on communicating results to decision makers and collaborators using R markdown.

**Discussion**

The textbook is designed to provide the reader with a solid foundation in some important packages in the *tidyverse* environment. Tidy data principles provide powerful tools for making data handling easier and more efficient. Tidy data has been formatted so that

a) Each column contains a single variable,

b) Each row contains a single observation, and

c) Each value has its own cell.

The basic *tidyverse* packages that are useful for working with data include: *ggplot2* for visualization, *dplyr* for data manipulation, tidyr for data *tidying*, *readr* for fast data import, purr for functional programming, and *tibble* a modern data frame.

The first part of the textbook focuses on exploration of an already wrangled data set. The graphics package in the *tidyverse*, *ggplot2* is investigated in some detail through applications to several data sets. The key functions of the data manipulation package, *dplyr*, allow the user to pick observations by value, reorder observations, pick variables by their name, create new variables as functions of existing variables, and summarize data by certain attributes. The final major component of this first part of the book takes the reader through the steps of exploratory data analysis, including examining variation, outliers, relationships between variables and examining patterns in data distributions using primarily graphical techniques. The idea of the *pipe* (borrowed from UNIX Sell), one of the key components for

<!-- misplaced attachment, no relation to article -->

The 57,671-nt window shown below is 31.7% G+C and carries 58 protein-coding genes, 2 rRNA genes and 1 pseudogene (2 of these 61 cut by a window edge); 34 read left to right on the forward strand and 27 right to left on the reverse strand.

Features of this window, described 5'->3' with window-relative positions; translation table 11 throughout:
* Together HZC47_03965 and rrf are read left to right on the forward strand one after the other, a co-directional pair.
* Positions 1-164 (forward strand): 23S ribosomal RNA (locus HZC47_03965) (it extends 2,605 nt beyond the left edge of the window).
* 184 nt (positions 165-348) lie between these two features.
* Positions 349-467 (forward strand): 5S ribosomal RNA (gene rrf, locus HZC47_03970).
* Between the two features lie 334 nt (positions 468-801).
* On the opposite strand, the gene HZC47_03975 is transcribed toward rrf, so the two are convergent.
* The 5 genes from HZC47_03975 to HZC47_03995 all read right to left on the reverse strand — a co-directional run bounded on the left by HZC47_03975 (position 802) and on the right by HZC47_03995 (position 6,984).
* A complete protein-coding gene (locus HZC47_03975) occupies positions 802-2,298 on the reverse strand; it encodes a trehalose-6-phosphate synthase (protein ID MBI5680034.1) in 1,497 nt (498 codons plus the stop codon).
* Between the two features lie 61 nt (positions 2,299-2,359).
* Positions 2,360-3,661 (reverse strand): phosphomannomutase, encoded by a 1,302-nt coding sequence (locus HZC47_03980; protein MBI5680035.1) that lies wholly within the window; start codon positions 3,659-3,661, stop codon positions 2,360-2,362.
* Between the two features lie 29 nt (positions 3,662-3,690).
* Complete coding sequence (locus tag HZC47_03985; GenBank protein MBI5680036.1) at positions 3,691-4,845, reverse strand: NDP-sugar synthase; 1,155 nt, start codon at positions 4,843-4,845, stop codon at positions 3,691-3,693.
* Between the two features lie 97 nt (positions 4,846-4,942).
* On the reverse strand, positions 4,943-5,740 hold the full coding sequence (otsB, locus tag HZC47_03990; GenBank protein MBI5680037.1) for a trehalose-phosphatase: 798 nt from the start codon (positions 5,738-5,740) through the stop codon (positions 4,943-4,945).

working in the *tidyverse*, is introduced.

The second part of the book on data wrangling introduces
the concept of a *tibble*, how to create one and how it differs
from a traditional data frame. From there the *readr* package is
discussed for importing rectangular data into R. The advantages
of the *readr* functions over their traditional counter parts (read.
csv() for example) include speed, independence from operating
system, and the creation of *tibble*s instead of data frames.
Following the import process, this part of the text moves on to
*tidying* the data using functions in the tidyr package. Since most
of the data a scientist will encounter will not be tidy, the text
works through many different data structures that might occur
and provide functions for *tidying* the data. Principles of how to
work with relational data tables are covered using functions in
*dplyr*. Techniques for working with strings, factors and data/time
variables are also discussed [3].

The third part of the text includes more on using the *pipe* and
other good programming practices including writing functions